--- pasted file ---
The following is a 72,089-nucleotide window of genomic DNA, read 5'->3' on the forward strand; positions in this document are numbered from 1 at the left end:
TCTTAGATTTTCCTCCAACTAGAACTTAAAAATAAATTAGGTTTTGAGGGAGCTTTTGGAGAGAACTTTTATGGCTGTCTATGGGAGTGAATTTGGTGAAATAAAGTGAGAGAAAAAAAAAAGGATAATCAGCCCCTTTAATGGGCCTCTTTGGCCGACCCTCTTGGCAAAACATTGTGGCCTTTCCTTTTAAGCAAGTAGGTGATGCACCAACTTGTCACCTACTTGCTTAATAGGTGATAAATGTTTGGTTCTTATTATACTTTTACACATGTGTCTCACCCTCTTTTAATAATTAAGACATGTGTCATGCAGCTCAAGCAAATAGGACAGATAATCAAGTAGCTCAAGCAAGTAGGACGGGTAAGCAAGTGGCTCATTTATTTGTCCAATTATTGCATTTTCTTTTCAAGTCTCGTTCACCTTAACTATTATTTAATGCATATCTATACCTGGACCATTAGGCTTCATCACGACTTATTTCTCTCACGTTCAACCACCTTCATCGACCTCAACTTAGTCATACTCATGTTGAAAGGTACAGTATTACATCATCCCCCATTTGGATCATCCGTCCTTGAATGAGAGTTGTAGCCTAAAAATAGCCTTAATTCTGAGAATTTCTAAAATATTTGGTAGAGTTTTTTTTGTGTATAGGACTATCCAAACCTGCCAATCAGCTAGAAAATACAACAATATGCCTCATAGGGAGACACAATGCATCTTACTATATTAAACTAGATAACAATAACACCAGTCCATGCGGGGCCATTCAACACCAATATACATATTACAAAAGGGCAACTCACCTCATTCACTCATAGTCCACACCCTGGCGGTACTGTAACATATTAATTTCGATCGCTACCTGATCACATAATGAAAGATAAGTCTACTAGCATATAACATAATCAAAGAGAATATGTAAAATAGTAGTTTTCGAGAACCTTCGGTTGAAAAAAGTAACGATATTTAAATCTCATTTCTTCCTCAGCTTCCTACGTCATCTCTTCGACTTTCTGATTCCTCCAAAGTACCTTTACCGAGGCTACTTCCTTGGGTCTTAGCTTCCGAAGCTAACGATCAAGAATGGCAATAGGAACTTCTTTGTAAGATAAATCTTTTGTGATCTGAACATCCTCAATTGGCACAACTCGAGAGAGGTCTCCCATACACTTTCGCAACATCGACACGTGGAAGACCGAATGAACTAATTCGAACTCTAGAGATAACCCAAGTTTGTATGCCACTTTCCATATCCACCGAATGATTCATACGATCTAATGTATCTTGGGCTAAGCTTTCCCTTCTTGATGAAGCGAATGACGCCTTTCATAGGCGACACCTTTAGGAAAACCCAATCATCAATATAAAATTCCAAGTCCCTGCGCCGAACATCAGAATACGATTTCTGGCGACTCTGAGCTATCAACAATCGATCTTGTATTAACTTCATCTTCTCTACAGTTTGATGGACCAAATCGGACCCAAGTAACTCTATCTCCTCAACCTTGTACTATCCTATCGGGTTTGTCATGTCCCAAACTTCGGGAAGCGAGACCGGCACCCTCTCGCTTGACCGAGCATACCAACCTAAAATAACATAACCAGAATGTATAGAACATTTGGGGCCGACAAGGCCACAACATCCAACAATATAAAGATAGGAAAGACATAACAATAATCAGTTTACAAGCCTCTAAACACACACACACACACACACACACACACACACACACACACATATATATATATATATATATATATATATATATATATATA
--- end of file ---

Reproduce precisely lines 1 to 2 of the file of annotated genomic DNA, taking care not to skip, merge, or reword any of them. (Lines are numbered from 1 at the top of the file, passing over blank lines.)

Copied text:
The following is a 72,089-nucleotide window of genomic DNA, read 5'->3' on the forward strand; positions in this document are numbered from 1 at the left end:
TCTTAGATTTTCCTCCAACTAGAACTTAAAAATAAATTAGGTTTTGAGGGAGCTTTTGGAGAGAACTTTTATGGCTGTCTATGGGAGTGAATTTGGTGAAATAAAGTGAGAGAAAAAAAAAAGGATAATCAGCCCCTTTAATGGGCCTCTTTGGCCGACCCTCTTGGCAAAACATTGTGGCCTTTCCTTTTAAGCAAGTAGGTGATGCACCAACTTGTCACCTACTTGCTTAATAGGTGATAAATGTTTGGTTCTTATTATACTTTTACACATGTGTCTCACCCTCTTTTAATAATTAAGACATGTGTCATGCAGCTCAAGCAAATAGGACAGATAATCAAGTAGCTCAAGCAAGTAGGACGGGTAAGCAAGTGGCTCATTTATTTGTCCAATTATTGCATTTTCTTTTCAAGTCTCGTTCACCTTAACTATTATTTAATGCATATCTATACCTGGACCATTAGGCTTCATCACGACTTATTTCTCTCACGTTCAACCACCTTCATCGACCTCAACTTAGTCATACTCATGTTGAAAGGTACAGTATTACATCATCCCCCATTTGGATCATCCGTCCTTGAATGAGAGTTGTAGCCTAAAAATAGCCTTAATTCTGAGAATTTCTAAAATATTTGGTAGAGTTTTTTTTGTGTATAGGACTATCCAAACCTGCCAATCAGCTAGAAAATACAACAATATGCCTCATAGGGAGACACAATGCATCTTACTATATTAAACTAGATAACAATAACACCAGTCCATGCGGGGCCATTCAACACCAATATACATATTACAAAAGGGCAACTCACCTCATTCACTCATAGTCCACACCCTGGCGGTACTGTAACATATTAATTTCGATCGCTACCTGATCACATAATGAAAGATAAGTCTACTAGCATATAACATAATCAAAGAGAATATGTAAAATAGTAGTTTTCGAGAACCTTCGGTTGAAAAAAGTAACGATATTTAAATCTCATTTCTTCCTCAGCTTCCTACGTCATCTCTTCGACTTTCTGATTCCTCCAAAGTACCTTTACCGAGGCTACTTCCTTGGGTCTTAGCTTCCGAAGCTAACGATCAAGAATGGCAATAGGAACTTCTTTGTAAGATAAATCTTTTGTGATCTGAACATCCTCAATTGGCACAACTCGAGAGAGGTCTCCCATACACTTTCGCAACATCGACACGTGGAAGACCGAATGAACTAATTCGAACTCTAGAGATAACCCAAGTTTGTATGCCACTTTCCATATCCACCGAATGATTCATACGATCTAATGTATCTTGGGCTAAGCTTTCCCTTCTTGATGAAGCGAATGACGCCTTTCATAGGCGACACCTTTAGGAAAACCCAATCATCAATATAAAATTCCAAGTCCCTGCGCCGAACATCAGAATACGATTTCTGGCGACTCTGAGCTATCAACAATCGATCTTGTATTAACTTCATCTTCTCTACAGTTTGATGGACCAAATCGGACCCAAGTAACTCTATCTCCTCAACCTTGTACTATCCTATCGGGTTTGTCATGTCCCAAACTTCGGGAAGCGAGACCGGCACCCTCTCGCTTGACCGAGCATACCAACCTAAAATAACATAACCAGAATGTATAGAACATTTGGGGCCGACAAGGCCACAACATCCAACAATATAAAGATAGGAAAGACATAACAATAATCAGTTTACAAGCCTCTAAACACACACACACACACACACACACACACACACACACACACATATATATATATATATATATATATATATATATATATATA